opposite directions that offset each other or some moving in the same direction

that amplify each other. Are the shocks that big? Marty Eichenbaum

[1991] tried to push them down and came up with a 0.005 number for the

standard deviation of the total factor productivity shocks. My number is

0.007. I point out to Marty that Ian Fleming’s secret agent 005 is dead. Agent

007 survives [laughter].

How do you view the more recent development of introducing nominal

rigidities, imperfect credit markets and other Keynesian-style features into

RBC models?

I like the methodology of making a theory quantitative. Introducing monopolistic

competition with sticky prices has been an attempt to come up with a

good mechanism for the monetary side. I don’t think it has paid off as much

as people had hoped, but it is a good thing to explore.

The new classical monetary-surprise models developed in the 1970s by Lucas,

Sargent, Wallace and others were very influential. When did you first begin to

lose faith in that particular approach?

In our 1982 paper Finn and I were pretty careful – what we said was that in

the post-war period if the only shocks had been technology shocks, then the

economy would have been 70 per cent as volatile. When you look back at

some of Friedman and Schwartz’s [1963] data, particularly from the 1890s

and early 1900s, there were financial crises and associated large declines in

real output. It is only recently that I have become disillusioned with monetary

explanations. One of the main reasons for this is that a lot of smart people

have searched for good monetary transmission mechanisms but they haven’t

been that successful in coming up with one – it’s hard to get persistence out

of monetary surprises.

How do you now view your 1977 Journal of Political Economy paper,

co-authored with Finn Kydland, in which monetary surprises, if they can be

achieved, have real effects?

Edward C. Prescott 351

Finn and I wanted to make the point about the inconsistency of optimal plans

in the setting of a more real environment. The pressure to use this simple

example came from the editor – given the attention that paper has subsequently

received, I guess his call was right [laughter].

What do you regard to be the essential connecting thread between the monetary-

surprise models developed in the 1970s and the real business cycle

models developed in the 1980s?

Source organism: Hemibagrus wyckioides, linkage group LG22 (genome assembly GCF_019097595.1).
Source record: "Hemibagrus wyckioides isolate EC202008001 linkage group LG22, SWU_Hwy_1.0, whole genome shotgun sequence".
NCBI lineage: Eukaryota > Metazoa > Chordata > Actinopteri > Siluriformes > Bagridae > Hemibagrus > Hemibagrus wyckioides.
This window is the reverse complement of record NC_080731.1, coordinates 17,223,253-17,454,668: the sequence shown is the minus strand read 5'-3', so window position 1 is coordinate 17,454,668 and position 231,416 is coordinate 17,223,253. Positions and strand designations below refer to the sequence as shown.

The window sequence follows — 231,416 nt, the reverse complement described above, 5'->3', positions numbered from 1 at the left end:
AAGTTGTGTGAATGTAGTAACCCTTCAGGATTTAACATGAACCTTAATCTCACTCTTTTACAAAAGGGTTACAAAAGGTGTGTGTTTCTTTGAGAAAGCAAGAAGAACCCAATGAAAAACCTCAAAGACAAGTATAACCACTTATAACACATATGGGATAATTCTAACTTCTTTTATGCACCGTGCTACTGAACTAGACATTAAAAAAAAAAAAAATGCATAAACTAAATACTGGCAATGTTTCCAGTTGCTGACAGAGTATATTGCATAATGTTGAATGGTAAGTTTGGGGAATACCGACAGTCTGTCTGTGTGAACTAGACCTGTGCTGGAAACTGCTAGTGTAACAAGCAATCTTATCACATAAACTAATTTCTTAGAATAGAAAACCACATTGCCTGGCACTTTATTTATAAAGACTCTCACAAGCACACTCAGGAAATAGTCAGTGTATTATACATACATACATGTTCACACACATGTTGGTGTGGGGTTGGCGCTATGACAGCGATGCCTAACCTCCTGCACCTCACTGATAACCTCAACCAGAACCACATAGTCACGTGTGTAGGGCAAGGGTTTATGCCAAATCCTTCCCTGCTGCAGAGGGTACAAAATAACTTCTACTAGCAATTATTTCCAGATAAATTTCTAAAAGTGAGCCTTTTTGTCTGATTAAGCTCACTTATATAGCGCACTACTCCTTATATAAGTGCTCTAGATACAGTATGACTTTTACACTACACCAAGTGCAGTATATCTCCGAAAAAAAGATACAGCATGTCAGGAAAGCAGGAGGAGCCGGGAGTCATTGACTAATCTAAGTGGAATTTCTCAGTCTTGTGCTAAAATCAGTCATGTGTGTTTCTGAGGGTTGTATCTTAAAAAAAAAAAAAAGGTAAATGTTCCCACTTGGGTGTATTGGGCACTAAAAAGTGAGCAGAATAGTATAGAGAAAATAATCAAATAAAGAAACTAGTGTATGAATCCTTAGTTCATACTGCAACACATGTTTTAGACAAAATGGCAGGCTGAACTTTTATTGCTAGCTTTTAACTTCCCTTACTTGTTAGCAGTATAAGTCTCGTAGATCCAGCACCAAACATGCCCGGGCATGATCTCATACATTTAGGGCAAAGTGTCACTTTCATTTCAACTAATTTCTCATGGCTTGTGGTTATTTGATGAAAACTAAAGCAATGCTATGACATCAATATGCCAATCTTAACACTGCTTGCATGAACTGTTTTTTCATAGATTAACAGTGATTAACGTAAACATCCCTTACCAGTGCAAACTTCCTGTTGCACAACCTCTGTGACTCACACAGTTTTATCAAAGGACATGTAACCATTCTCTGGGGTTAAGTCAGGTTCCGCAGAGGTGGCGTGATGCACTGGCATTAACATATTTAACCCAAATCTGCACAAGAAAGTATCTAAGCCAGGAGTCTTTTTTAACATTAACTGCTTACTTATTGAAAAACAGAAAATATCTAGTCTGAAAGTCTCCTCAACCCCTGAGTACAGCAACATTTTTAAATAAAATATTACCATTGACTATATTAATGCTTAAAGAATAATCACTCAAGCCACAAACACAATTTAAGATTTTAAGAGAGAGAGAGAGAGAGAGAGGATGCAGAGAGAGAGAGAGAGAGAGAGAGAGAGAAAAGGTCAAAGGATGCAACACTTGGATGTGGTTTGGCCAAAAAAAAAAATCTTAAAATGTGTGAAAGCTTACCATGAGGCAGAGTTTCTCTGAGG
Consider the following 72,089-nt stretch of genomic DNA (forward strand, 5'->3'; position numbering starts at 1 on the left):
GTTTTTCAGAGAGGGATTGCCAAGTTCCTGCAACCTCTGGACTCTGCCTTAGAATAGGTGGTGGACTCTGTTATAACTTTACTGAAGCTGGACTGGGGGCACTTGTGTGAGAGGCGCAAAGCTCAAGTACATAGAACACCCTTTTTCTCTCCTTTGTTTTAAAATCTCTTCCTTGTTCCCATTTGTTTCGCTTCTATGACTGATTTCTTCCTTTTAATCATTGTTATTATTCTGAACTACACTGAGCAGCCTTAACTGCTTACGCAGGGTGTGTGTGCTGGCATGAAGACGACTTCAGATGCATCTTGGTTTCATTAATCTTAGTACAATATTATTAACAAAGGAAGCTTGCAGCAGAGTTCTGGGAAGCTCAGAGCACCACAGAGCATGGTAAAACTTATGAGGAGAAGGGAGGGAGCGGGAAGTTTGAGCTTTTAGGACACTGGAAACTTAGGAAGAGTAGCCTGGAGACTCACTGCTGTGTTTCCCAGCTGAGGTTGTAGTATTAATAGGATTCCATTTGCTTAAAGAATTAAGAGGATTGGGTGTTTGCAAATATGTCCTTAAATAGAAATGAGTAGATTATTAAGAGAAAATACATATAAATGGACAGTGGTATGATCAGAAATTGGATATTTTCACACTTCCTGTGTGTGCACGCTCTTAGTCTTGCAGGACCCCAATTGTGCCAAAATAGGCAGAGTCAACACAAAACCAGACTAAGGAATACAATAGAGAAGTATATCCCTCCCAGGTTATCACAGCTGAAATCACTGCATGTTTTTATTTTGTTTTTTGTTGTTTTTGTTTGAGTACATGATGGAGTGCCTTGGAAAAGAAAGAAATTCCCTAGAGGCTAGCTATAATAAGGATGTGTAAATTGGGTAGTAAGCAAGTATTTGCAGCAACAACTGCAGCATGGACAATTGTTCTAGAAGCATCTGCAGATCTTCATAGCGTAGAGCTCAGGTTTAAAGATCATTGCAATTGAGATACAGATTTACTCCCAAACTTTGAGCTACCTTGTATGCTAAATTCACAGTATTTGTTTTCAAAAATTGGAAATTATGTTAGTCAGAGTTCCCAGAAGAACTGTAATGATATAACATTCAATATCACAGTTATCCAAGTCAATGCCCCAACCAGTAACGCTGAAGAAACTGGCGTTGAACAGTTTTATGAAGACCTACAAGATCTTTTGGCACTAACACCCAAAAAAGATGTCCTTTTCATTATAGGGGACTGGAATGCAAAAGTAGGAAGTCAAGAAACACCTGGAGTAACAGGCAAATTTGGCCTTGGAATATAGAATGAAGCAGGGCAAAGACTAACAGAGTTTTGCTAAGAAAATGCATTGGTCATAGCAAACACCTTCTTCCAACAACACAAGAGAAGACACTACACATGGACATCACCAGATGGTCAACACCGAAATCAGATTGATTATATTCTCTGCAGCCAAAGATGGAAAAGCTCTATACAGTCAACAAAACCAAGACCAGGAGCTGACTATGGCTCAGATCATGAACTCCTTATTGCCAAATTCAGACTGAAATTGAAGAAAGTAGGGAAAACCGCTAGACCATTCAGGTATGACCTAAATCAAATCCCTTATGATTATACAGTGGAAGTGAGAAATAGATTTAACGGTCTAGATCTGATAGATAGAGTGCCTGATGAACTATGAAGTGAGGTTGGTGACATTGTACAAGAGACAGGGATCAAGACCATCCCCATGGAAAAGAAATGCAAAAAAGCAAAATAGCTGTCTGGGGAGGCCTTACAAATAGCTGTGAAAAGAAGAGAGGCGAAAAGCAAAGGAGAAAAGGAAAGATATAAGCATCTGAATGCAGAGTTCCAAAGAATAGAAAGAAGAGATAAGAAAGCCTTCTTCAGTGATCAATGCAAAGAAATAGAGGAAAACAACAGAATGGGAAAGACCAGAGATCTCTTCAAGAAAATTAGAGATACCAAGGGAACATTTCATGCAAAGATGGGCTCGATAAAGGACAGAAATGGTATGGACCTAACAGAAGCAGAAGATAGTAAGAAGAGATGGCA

The methodology – Bob Lucas is the master of methodology, as well as

defining problems. I guess when Finn and I undertook the research for our

1982 piece we didn’t realize it was going to be an important paper. Ex post

we see it as being an important paper – we certainly learnt a lot from writing

it and it did influence Bob Lucas in his thinking about methodology. That

paper pushed the profession into trying to make macroeconomic theory more

quantitative – to say how big things are. There are so many factors out there –

most of them we have got to abstract from, the world is too complex otherwise

– we want to know which factors are little and which are significant.

Turning to one of the stylized facts of the business cycle, does the evidence

suggest that the price level and inflation are procyclical or countercyclical?

Finn and I [Kydland and Prescott, 1990] found that in the USA prices since

the Second World War have been countercyclical, but that in the interwar

period they were procyclical. Now if you go to inflation you are taking the

derivative of the price level and things get more complex. The lack of a

strong uniform regular pattern has led me to be a little suspicious of the

importance of the monetary facts – but further research could change my

opinion.

What is your current view on the relationship between the behaviour of the

money supply and the business cycle?

Is it OK to talk about hunches? [laughter]. My guess is that monetary and

fiscal policies are really tied together – there is just one government with a

budget constraint. In theory, at least, you can arrange to have a fiscal authority

with a budget constraint and an independent monetary authority – in

reality some countries do have a high degree of independence of their central

bank. Now I’ve experimented with some simple closed economy models

which unfortunately get awfully complicated, very fast [laughter]. In some of

those models government policy changes do have real consequences – the

government ‘multipliers’ are very different from those in the standard RBC

model. Monetary and fiscal policy are not independent – there is a complex

interaction between monetary and fiscal policy with respect to debt management,

money supply and government expenditure. So I think that there is a

rich class of models to be studied and as we get better tools we are going to

learn more.

One of the main features of Keynesianism has always been the high priority

given by its advocates to the problem of unemployment. Equilibrium business

cycle theory seems to treat unemployment as a secondary issue. How do you

think about unemployment?

When I think about employment it is easy because you can go out and

measure it – you see how many hours people work and how many people

work. The problem with unemployment is that it is not a well-defined